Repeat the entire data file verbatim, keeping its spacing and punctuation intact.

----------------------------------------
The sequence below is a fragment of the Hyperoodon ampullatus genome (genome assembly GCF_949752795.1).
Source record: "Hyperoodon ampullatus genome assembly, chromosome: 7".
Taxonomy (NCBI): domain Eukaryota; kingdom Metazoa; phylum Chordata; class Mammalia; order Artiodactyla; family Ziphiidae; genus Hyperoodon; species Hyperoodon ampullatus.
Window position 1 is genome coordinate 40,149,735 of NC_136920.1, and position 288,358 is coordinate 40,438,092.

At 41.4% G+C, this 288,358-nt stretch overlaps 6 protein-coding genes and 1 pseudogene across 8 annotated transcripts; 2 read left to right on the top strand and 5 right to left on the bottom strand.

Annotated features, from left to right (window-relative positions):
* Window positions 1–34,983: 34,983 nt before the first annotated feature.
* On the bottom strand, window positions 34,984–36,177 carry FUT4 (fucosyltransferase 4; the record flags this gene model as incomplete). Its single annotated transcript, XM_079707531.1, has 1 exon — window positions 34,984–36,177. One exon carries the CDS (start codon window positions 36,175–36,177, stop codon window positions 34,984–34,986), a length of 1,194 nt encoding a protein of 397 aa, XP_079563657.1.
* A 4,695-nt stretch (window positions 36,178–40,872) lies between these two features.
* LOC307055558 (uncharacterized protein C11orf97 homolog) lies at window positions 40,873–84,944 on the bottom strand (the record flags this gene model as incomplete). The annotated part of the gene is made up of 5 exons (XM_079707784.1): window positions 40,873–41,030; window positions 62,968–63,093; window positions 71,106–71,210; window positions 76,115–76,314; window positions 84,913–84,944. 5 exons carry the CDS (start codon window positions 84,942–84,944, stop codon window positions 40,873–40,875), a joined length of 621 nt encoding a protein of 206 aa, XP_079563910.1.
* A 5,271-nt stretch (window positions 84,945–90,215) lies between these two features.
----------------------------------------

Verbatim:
The sequence below is a fragment of the Hyperoodon ampullatus genome (genome assembly GCF_949752795.1).
Source record: "Hyperoodon ampullatus genome assembly, chromosome: 7".
Taxonomy (NCBI): domain Eukaryota; kingdom Metazoa; phylum Chordata; class Mammalia; order Artiodactyla; family Ziphiidae; genus Hyperoodon; species Hyperoodon ampullatus.
Window position 1 is genome coordinate 40,149,735 of NC_136920.1, and position 288,358 is coordinate 40,438,092.

At 41.4% G+C, this 288,358-nt stretch overlaps 6 protein-coding genes and 1 pseudogene across 8 annotated transcripts; 2 read left to right on the top strand and 5 right to left on the bottom strand.

Annotated features, from left to right (window-relative positions):
* Window positions 1–34,983: 34,983 nt before the first annotated feature.
* On the bottom strand, window positions 34,984–36,177 carry FUT4 (fucosyltransferase 4; the record flags this gene model as incomplete). Its single annotated transcript, XM_079707531.1, has 1 exon — window positions 34,984–36,177. One exon carries the CDS (start codon window positions 36,175–36,177, stop codon window positions 34,984–34,986), a length of 1,194 nt encoding a protein of 397 aa, XP_079563657.1.
* A 4,695-nt stretch (window positions 36,178–40,872) lies between these two features.
* LOC307055558 (uncharacterized protein C11orf97 homolog) lies at window positions 40,873–84,944 on the bottom strand (the record flags this gene model as incomplete). The annotated part of the gene is made up of 5 exons (XM_079707784.1): window positions 40,873–41,030; window positions 62,968–63,093; window positions 71,106–71,210; window positions 76,115–76,314; window positions 84,913–84,944. 5 exons carry the CDS (start codon window positions 84,942–84,944, stop codon window positions 40,873–40,875), a joined length of 621 nt encoding a protein of 206 aa, XP_079563910.1.
* A 5,271-nt stretch (window positions 84,945–90,215) lies between these two features.